Gongol.com Archives: March 2023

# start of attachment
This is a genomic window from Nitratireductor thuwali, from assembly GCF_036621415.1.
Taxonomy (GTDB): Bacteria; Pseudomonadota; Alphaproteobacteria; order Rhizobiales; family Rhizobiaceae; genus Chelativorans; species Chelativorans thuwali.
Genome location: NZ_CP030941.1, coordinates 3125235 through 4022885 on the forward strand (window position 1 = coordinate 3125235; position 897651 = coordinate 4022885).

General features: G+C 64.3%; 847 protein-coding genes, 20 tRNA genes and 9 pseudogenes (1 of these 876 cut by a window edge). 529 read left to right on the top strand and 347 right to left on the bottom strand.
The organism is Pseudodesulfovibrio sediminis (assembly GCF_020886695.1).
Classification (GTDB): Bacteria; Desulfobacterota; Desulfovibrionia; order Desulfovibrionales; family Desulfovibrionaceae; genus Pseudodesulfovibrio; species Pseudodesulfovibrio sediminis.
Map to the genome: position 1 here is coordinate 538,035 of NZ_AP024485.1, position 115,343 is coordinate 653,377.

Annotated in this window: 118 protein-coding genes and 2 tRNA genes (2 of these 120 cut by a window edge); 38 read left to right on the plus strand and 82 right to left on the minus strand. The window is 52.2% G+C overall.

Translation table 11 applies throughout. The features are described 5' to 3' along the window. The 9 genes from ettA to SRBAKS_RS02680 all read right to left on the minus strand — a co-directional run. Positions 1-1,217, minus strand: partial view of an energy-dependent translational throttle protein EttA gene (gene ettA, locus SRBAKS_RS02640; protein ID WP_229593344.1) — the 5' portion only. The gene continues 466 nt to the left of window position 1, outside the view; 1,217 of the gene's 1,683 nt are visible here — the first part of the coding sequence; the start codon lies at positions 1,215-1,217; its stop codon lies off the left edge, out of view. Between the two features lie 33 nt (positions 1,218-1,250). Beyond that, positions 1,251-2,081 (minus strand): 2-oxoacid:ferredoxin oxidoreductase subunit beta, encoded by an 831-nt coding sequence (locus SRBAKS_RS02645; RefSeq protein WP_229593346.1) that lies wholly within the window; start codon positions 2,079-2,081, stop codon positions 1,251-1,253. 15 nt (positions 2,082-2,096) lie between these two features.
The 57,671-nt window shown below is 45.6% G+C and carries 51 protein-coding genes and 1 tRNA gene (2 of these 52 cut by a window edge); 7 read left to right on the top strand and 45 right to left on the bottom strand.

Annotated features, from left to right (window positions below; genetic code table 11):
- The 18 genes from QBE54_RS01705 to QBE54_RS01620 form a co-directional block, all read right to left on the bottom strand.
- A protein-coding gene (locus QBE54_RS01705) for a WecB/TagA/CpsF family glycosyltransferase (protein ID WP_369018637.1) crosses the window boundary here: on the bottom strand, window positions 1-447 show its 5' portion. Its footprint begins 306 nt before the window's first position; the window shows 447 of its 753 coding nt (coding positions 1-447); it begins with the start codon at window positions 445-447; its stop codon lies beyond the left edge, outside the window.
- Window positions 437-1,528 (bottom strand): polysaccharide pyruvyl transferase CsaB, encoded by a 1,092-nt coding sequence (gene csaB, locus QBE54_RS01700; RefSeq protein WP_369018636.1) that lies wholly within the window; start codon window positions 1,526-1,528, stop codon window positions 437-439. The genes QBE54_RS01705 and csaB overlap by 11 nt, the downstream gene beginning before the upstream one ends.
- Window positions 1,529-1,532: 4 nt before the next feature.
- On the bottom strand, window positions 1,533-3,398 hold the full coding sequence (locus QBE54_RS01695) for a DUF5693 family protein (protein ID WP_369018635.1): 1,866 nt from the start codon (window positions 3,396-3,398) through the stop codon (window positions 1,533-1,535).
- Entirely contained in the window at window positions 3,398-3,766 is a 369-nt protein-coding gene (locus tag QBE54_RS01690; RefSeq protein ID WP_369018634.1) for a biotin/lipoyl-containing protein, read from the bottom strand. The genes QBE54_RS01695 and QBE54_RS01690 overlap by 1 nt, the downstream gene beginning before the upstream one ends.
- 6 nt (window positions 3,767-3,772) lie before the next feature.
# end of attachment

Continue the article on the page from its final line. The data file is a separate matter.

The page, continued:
Social media has turned out to be very good for periodic one-to-many communications. There's no better way to keep up on the occasional life updates, job changes, and vacation travelogues of past co-workers, old classmates, and other arm's-length acquaintances than to follow one another on social media. ■ Group chats, meanwhile, have been excellent for ongoing conversations among small bands of friends. Their value is revealed indirectly by the strong feelings iPhone users have about Android users trying to join their group texts. ■ Considering the social enhancements wrought by these technologies, it's too bad there hasn't been a development that enhances slow but ongoing one-to-one conversations. If you call or text a friend after a gap in time, the conversation too easily becomes a catch-up visit. The conversation sounds like a highlight reel, and promises are made that "We should visit/get together soon" or "Let's catch up sooner next time", but there's always a finality to the end of the conversation -- even if it's the classic Midwestern, "I'd better let you go". ■ The beauty of a group chat is in how it binds together a group of people with low individual effort, but with high returns to everyone. The participants are part of something together, but no individual has to carry the weight. And it is naturally open-ended; nobody closes the conversation, as it simply rolls over, unconscious of any terminal constraints. ■ But plenty of people have friendships that emerged organically between two people (or among three at most) -- too small for a true group chat, yet no less worth sustaining. Those unique one-to-one friendships came about for a reason, but the communication technologies of the modern world doesn't favor them. That's especially the case for tools like instant messenger chats that alert all parties when the others are online. ■ When a conversation reaches a natural break point, does someone need to acknowledge that with an "End of transmission" message? If no one acknowledges the break specifically, isn't it a bit like putting a telephone call on hold and never returning? ■ Maybe there is (or, rather, ought to be) a technological solution for that -- like a social media tool that only permits the user to send a short message to the other person once every two, three, or four days. Just enough to keep the parties engaged in ongoing conversation rather than sporadic information dumps on one other, but not so much as to make the maintenance of that friendship appear like a burden. ■ Lots of people do have those standalone friendships, and they're worth sustaining. In the past, those might have been sustained by occasional letters (which, by their nature, took time to transmit, thus naturally slowing the exchange to a manageable pace) or perhaps for a while by telegrams (in which brevity was enforced by economic imperative). ■ As Benjamin Franklin advised, "Be slow in choosing a friend, slower in changing." But no friendship endures without at least a little care and attention. Considering the amount of value imparted to the other friendship types by other technological tools, there ought to be room for a tool to facilitate "metered chat" between friends who see value in remaining in unforced -- and unimposing -- contact with one another.